Communist Party of Nepal (Unified Marxist–Leninist)

From Simple English Wikipedia, the free encyclopedia
Communist Party of Nepal (Unified Marxist–Leninist)
नेपाल कम्युनिष्ट पार्टी (एकीकृत मार्क्सवादी-लेनिनवादी)
ChairmanKP Sharma Oli
General SecretaryIshwor Pokharel
Founded6 January 1991
Dissolved17 May 2018 (first iteration)
Merger ofCPN (Marxist)
CPN (Marxist–Leninist)
Succeeded byNCP[1][2][3] (2018–2021)
HeadquartersThapathali, Kathmandu, Nepal
People's Multiparty Democracy
Political positionLeft-wing[4][5]
International affiliationIMCWP
House of Representatives
94 / 275
National Assembly
24 / 59
Provincial Assemblies
178 / 550
Election symbol
Party flag

The Communist Party of Nepal (Unified Marxist–Leninist), abbreviated CPN (UML) (Nepali: नेपाल कम्युनिष्ट पार्टी (एकीकृत मार्क्सवादी-लेनिनवादी)), is the major party in Nepal and is the main rival of governing Nepali Congress at all levels since the 1990s. It is the main opposition party in the Federal Parliament of Nepal. It remains the opposition party in all three tiers of government, namely: local, state and central government.

Head office[change | change source]

Chairman of the Communist Party of Nepal (Unified Marxist-Leninist)
नेपाल कम्युनिष्ट पार्टी (एकीकृत मार्क्सवादी-लेनिनवादी) का अध्यक्ष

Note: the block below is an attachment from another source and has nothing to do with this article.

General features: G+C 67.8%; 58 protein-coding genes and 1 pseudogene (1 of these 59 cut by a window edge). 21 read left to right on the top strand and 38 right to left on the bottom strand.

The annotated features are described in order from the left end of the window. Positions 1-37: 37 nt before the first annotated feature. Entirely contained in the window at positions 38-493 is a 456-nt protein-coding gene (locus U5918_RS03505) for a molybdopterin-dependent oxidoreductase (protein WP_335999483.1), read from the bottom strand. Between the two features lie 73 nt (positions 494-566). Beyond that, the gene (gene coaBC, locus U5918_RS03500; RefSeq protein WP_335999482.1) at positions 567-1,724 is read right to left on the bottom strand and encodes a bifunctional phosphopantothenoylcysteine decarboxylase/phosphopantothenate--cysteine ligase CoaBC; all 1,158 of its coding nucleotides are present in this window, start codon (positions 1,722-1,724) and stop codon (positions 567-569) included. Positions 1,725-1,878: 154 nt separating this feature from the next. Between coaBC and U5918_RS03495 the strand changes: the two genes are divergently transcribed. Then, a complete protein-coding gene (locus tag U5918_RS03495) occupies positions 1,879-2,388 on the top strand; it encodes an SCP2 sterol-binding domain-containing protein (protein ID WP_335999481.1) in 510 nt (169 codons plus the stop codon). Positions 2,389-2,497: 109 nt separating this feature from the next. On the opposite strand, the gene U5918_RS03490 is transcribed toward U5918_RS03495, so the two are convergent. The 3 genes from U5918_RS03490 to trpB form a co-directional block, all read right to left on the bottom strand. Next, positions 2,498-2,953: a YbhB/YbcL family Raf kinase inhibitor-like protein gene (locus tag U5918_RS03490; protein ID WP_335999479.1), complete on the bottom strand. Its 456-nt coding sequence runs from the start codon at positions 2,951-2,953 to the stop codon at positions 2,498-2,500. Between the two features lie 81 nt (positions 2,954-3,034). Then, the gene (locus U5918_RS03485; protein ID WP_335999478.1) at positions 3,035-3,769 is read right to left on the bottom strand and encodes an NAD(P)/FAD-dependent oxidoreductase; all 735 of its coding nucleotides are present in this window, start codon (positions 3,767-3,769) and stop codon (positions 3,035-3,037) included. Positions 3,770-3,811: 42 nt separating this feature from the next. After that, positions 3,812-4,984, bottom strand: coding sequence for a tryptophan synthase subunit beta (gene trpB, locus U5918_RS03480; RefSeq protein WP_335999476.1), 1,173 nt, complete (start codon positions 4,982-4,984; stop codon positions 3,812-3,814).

Symbol CPN (UML)
KP Sharma Oli

since 8 March 2021
TypePolitical Party Office
Party Leader
StatusChief executive officer
Inaugural holderMan Mohan Adhikari
Formation6 January 1991
(33 years ago)
 (6 January 1991)

Related pages[change | change source]

References[change | change source]

  1. "UML and Maoist Centre to form Nepal Communist Party tomorrow". The Himalayan Times. 16 May 2018. Retrieved 14 July 2021.
  2. "Nepal: Left alliance unifies to form single party". Asian News International. Retrieved 14 July 2021.
  3. Adhikari, Priyanka (17 May 2018). "NCP commits to social justice and economic prosperity: Co-chairs PM Oli and Dahal". The Himalayan Times. Retrieved 14 July 2021.
  4. "Nepal: Key people and parties". Insight on Conflict. Peace Direct. Archived from the original on 12 September 2017. Retrieved 11 September 2017.
  5. "Healthy turnout, little violence reported in historic poll". RFI. RFI. April 2008. Retrieved 11 September 2017.